Whatever happens, the Earth will probably live on, and with complete indifference to our whining. The Earth has been on a roller coaster ride of temperature change from day one. At one point scientists now believe it was completely covered in ice, even to the equator.
All this talk of extinction has me in the mood for fossil viewing. Here's a Giant Sloth, from about 10,000 years ago. Luckily for contemporary humans, it was an herbivore, and hopefully a good natured one.
This giant turtle shell from South America is in the Guinness Book of World Records.
This almost mythical sized animal lived in South America, at a time when the continent was cut off from the rest of the world. As a result of the isolation, the balance of nature there took the animals on a strange journey. Entirely unique animals developed, and many common animals mutated in strange ways. Many of them became giants. Sloths, crocodiles, armadillos, and other species grew and grew to titanic sizes.
Eventually the whole natural experiment ended when the isthmus of Panama formed, reconnecting South America with the north, allowing many to escape, and predators from the north to invade, wiping out most of the unique species.
Earlier in animal history, giants lived and bred for much longer epochs. Like this Kronosaurus, who plied the waters around Australia, 135 million years ago.
Some of our current water-borne creatures were there to witness those giants swimming by.
Of course some giants still roam the Earth. The massiveness of the Right and Sperm Whales become apparent, stretching across the ceilings of one exhibit room.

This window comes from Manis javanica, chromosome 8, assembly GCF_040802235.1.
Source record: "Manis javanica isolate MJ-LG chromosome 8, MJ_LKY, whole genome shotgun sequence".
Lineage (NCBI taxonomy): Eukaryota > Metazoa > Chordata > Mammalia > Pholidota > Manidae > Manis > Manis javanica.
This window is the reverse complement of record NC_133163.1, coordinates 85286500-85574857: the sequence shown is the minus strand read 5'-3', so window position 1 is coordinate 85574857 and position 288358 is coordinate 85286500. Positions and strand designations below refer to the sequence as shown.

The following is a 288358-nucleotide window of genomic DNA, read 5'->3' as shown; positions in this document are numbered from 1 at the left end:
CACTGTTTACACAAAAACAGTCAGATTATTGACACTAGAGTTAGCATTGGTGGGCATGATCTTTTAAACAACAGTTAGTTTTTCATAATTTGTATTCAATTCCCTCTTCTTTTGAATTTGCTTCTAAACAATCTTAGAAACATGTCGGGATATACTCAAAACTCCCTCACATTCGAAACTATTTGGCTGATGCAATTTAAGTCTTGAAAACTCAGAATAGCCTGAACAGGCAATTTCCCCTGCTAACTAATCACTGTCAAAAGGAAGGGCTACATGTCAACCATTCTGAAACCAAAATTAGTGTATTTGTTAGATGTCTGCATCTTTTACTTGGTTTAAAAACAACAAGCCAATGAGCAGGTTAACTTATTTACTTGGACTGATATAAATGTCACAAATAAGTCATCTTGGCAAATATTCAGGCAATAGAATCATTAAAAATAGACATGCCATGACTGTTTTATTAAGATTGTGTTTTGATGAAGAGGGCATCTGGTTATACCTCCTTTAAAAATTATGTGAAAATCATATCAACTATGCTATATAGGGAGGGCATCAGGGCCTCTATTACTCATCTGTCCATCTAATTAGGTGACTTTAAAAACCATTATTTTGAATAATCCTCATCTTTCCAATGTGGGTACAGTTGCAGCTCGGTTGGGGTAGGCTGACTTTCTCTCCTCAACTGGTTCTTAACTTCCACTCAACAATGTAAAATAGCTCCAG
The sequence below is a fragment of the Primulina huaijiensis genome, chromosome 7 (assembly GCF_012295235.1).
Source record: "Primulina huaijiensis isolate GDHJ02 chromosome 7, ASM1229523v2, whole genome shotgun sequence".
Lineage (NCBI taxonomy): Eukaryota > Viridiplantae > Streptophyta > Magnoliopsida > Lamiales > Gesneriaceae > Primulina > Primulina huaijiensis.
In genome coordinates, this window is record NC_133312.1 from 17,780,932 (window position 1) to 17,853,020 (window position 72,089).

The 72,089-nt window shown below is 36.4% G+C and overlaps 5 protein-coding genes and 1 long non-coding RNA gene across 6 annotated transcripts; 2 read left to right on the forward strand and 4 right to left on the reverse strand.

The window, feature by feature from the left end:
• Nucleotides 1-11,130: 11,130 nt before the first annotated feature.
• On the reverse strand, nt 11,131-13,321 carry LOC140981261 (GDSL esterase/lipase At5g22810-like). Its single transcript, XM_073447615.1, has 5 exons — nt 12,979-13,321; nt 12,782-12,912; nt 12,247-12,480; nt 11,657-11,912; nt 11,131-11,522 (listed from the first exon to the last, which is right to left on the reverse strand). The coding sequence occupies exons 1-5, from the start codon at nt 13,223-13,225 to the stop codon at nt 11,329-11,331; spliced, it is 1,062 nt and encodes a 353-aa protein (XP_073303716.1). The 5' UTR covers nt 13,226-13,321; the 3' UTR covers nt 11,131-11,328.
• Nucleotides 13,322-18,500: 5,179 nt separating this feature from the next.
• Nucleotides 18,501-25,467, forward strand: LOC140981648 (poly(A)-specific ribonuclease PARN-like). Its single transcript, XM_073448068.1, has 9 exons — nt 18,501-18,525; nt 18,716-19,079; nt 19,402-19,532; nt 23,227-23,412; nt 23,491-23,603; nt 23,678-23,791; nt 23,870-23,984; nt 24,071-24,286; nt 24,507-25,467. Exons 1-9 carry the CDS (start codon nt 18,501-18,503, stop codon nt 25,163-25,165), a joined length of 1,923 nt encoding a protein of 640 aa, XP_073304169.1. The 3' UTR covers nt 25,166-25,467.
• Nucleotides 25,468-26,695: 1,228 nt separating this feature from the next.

The giants, then as now, share the Earth with the tiny. Hmm.
Apparently the Min-Pin had at one time terrorized the paleolithic era, too...
Fossilized man is represented, with it's slow ascent from the shadows of larger beasts and predators...
...agilely hiding in the heights of trees or quietly in the depths of caves, all the while learning, adapting, changing over millennia...
...to finally arrive at perfection.
One of the main exhibits going on at the museum right now is the glass flower exhibit. Thousands of exquisitely crafted glass flower and flower parts.
The craft is a throwback to old time glass working craftsmen. You know, the ones that hand made eyeballs..!
We passed a short tribute to the nature photographers of old, who would go on months long expeditions, carting heavy cumbersome equipment and braving all dangers, to bring back images of wildlife in the remotest regions and ancient hidden societies buried in the depths of jungles...
Speaking of ancient societies, we rounded out our visit with a look at the Native American societies of old.
From North America to South,
When man was more in tune with, and at the mercy of, nature.
Not so today, as we emerged from the comfortably heated museum, out into the cold campus air, buzzing with students rushing back and forth,
and finally out onto the noisy bustling streets of Harvard Square.
Cars, lights, subways, newspapers, pavement, steel, running water, clothes, phones, food.
Everything at our fingertips.
Nature is survival of the fittest....
and for now, it looks like we've won...